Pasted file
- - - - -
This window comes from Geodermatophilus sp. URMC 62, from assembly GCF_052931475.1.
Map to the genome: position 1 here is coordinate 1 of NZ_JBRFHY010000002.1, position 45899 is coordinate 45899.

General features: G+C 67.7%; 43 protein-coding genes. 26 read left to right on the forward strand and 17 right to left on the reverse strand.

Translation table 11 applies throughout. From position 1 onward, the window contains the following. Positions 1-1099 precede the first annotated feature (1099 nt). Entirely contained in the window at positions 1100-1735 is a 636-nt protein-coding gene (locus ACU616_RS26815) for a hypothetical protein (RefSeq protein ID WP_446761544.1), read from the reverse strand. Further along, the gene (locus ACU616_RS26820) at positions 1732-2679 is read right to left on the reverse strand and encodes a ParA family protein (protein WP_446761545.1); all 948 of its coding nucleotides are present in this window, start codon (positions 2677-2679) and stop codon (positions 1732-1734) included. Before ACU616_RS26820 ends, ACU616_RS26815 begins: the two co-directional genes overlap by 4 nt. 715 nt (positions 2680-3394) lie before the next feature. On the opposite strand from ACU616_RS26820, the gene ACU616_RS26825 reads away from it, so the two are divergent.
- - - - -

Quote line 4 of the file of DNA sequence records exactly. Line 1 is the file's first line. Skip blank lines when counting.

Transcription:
Translation table 11 applies throughout. From position 1 onward, the window contains the following. Positions 1-1099 precede the first annotated feature (1099 nt). Entirely contained in the window at positions 1100-1735 is a 636-nt protein-coding gene (locus ACU616_RS26815) for a hypothetical protein (RefSeq protein ID WP_446761544.1), read from the reverse strand. Further along, the gene (locus ACU616_RS26820) at positions 1732-2679 is read right to left on the reverse strand and encodes a ParA family protein (protein WP_446761545.1); all 948 of its coding nucleotides are present in this window, start codon (positions 2677-2679) and stop codon (positions 1732-1734) included. Before ACU616_RS26820 ends, ACU616_RS26815 begins: the two co-directional genes overlap by 4 nt. 715 nt (positions 2680-3394) lie before the next feature. On the opposite strand from ACU616_RS26820, the gene ACU616_RS26825 reads away from it, so the two are divergent.